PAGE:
Going Home after Hurricane Katrina: Determinants of Return Migration and Changes in Affected Areas
AbstractThis paper examines the decision of Hurricane Katrina evacuees to return to their pre- Katrina areas and documents how the composition of the Katrina-affected region changed over time. Using data from the Current Population Survey, we show that an evacuee’s age and the severity of damage in an evacuee’s county of origin are important determinants of whether an evacuee returned during the first year after the storm. Blacks were less likely to return than whites, but this difference is primarily related to the geographical pattern of storm damage rather than to race per se. The difference between the composition of evacuees who returned and the composition of evacuees who did not return is the primary force behind changes in the composition of the affected areas in the first two years after the storm. Katrina is associated with substantial shifts in the racial composition of the affected areas (namely a decrease in the percentage of residents who are black) and an increasing presence of Hispanics. Katrina is also associated with an increase in the percentage of older residents, a decrease in the percentage of residents with low income/education, and an increase in the percentage of residents with high income/education.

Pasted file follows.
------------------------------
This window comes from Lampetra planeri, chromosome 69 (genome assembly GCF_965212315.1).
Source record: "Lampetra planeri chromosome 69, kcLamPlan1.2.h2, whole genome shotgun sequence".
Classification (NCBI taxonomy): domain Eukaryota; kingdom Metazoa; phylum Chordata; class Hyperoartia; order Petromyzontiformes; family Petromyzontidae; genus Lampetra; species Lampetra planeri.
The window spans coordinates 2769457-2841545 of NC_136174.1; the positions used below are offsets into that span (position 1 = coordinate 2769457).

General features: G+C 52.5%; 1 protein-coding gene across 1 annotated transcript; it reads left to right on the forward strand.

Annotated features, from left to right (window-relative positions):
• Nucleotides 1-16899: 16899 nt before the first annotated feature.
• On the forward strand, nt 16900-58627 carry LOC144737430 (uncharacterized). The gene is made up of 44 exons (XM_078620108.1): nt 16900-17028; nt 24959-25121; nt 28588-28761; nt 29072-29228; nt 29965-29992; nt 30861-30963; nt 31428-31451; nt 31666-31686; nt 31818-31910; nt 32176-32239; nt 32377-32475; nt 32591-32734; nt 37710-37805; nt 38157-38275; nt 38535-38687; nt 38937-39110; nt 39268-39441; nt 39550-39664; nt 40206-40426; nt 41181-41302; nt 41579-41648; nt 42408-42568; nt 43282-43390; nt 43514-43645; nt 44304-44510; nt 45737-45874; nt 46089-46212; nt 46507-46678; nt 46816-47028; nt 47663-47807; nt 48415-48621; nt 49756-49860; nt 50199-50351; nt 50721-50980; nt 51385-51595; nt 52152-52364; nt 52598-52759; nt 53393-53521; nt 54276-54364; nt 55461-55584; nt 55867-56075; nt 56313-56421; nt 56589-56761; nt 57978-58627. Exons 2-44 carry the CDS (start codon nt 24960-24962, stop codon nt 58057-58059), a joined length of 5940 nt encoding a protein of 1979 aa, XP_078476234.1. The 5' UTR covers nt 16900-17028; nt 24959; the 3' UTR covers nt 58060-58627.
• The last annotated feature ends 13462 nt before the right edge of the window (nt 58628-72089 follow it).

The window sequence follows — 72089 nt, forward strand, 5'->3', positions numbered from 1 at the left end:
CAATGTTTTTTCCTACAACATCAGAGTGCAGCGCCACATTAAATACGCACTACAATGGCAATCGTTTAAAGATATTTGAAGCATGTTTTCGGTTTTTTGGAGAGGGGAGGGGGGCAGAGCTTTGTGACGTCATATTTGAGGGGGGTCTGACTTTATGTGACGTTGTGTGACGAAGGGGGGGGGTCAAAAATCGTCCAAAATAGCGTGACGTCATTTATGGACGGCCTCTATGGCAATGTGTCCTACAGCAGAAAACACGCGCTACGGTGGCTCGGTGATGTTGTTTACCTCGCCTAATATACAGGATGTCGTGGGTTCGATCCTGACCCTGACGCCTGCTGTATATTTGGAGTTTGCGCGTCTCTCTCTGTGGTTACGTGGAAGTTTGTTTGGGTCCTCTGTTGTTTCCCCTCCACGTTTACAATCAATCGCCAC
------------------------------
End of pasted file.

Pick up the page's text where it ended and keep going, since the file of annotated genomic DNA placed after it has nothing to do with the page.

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Bibliographic InfoPaper provided by U.S. Bureau of Labor Statistics in its series Working Papers with number 428.
Length: 57 pages
Date of creation: Sep 2009
Date of revision:
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Hurricane Katrina; Geographic Mobility; Return Migration; Disasters;
Find related papers by JEL classification:
- J61 - Labor and Demographic Economics - - Mobility, Unemployment, and Vacancies - - - Geographic Labor Mobility; Immigrant Workers
- Q54 - Agricultural and Natural Resource Economics; Environmental and Ecological Economics - - Environmental Economics - - - Climate; Natural Disasters
This paper has been announced in the following NEP Reports:
- NEP-ALL-2010-04-17 (All new papers)
- NEP-MIG-2010-04-17 (Economics of Human Migration)
- NEP-URE-2010-04-17 (Urban & Real Estate Economics)
Please report citation or reference errors to , or , if you are the registered author of the cited work, log in to your RePEc Author Service profile, click on "citations" and make appropriate adjustments.:
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